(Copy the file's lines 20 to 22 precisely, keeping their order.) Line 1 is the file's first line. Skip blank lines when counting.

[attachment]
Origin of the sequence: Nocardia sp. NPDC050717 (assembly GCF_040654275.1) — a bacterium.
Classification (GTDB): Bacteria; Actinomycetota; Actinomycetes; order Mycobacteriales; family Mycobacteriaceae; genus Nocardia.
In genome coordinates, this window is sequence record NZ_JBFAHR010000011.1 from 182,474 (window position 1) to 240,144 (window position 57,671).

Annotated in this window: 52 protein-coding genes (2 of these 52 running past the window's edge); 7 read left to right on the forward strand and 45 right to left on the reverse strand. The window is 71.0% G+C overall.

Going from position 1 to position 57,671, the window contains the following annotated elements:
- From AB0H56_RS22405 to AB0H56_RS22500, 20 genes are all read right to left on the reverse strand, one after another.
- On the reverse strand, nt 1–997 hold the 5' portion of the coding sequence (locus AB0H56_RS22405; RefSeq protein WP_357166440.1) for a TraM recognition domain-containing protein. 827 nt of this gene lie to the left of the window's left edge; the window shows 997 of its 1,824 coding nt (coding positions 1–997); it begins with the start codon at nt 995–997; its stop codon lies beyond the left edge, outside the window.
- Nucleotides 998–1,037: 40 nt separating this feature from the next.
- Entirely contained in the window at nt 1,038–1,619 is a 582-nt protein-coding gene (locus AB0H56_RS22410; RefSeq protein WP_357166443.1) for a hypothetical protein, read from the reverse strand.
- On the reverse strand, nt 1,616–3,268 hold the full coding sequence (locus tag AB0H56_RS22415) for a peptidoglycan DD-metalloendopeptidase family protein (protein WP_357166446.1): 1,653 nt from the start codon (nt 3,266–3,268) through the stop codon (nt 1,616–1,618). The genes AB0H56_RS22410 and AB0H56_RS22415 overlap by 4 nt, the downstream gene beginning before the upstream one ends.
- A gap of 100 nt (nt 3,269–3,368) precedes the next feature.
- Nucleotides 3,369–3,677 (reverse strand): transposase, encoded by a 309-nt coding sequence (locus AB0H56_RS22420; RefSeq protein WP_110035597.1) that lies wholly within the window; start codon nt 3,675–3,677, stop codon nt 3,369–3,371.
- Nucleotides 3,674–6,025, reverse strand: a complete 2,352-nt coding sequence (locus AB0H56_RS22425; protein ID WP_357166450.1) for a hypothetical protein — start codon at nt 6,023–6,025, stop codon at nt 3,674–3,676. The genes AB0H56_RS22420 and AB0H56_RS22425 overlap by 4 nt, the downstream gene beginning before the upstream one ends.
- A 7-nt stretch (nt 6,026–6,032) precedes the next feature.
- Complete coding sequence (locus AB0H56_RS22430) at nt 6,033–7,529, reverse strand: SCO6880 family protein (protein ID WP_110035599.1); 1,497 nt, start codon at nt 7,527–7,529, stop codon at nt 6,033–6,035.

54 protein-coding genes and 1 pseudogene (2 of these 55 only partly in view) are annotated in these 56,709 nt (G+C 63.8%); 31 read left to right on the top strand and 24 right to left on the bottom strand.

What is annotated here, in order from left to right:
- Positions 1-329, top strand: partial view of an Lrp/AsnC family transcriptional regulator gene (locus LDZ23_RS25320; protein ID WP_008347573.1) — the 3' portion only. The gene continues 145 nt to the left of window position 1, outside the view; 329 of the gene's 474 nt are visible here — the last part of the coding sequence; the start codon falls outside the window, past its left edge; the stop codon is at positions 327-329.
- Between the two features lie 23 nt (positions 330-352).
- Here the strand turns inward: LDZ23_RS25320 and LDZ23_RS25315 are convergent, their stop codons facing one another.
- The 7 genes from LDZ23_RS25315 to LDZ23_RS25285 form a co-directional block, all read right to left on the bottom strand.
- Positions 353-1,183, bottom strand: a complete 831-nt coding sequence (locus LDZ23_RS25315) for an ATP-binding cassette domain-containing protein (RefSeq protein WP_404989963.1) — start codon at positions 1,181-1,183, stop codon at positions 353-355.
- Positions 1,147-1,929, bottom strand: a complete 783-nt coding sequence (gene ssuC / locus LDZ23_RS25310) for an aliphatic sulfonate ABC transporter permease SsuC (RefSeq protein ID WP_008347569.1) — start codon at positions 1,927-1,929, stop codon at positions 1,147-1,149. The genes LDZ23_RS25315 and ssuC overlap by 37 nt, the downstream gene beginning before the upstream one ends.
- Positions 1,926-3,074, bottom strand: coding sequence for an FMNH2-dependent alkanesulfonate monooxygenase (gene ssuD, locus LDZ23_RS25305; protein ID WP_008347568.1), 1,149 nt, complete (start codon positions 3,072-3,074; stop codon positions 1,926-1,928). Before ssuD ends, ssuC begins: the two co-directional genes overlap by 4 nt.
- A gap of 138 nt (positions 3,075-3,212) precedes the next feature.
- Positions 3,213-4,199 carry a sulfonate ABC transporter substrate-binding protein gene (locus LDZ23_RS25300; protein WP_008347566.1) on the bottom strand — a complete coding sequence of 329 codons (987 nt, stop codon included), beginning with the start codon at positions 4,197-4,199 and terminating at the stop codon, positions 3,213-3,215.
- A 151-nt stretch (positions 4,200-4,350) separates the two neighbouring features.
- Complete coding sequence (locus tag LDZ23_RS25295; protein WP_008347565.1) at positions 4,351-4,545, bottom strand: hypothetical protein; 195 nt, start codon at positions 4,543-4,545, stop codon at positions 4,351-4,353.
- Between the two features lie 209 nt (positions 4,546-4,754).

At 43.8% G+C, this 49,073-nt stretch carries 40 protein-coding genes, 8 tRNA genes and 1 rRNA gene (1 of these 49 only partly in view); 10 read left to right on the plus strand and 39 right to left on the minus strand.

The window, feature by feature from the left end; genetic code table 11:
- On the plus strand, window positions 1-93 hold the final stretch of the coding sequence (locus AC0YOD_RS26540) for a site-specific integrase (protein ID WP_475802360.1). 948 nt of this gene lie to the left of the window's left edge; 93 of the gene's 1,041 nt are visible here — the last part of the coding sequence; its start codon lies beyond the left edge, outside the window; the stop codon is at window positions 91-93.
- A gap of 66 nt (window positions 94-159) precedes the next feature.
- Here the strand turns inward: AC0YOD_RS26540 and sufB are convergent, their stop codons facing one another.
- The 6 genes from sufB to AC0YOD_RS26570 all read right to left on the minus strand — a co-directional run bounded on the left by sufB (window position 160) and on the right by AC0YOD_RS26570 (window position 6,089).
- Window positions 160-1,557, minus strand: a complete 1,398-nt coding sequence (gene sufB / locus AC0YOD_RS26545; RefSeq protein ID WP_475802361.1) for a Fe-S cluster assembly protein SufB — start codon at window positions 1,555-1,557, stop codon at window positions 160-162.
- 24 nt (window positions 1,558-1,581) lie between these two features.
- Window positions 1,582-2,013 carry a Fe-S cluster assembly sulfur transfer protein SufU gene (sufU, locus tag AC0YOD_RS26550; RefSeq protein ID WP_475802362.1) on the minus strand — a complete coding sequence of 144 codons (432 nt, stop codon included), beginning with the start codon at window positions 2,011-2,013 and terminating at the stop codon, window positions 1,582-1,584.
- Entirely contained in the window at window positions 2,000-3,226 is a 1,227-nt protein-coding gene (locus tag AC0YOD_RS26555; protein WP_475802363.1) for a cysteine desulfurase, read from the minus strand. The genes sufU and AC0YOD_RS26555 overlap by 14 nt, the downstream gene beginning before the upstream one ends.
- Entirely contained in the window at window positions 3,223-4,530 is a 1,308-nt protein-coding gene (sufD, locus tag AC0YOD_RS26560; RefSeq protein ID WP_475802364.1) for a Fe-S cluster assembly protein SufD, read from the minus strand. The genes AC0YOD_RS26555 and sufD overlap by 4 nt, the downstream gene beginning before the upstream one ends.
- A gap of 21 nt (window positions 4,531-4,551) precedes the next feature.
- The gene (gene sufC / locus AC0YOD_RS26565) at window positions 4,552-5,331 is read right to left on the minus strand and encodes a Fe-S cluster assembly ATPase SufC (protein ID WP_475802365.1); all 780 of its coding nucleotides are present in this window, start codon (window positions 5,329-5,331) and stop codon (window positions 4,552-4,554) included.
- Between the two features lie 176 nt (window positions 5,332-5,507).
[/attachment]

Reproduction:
- Here the strand turns inward: LDZ23_RS25320 and LDZ23_RS25315 are convergent, their stop codons facing one another.
- The 7 genes from LDZ23_RS25315 to LDZ23_RS25285 form a co-directional block, all read right to left on the bottom strand.
- Positions 353-1,183, bottom strand: a complete 831-nt coding sequence (locus LDZ23_RS25315) for an ATP-binding cassette domain-containing protein (RefSeq protein WP_404989963.1) — start codon at positions 1,181-1,183, stop codon at positions 353-355.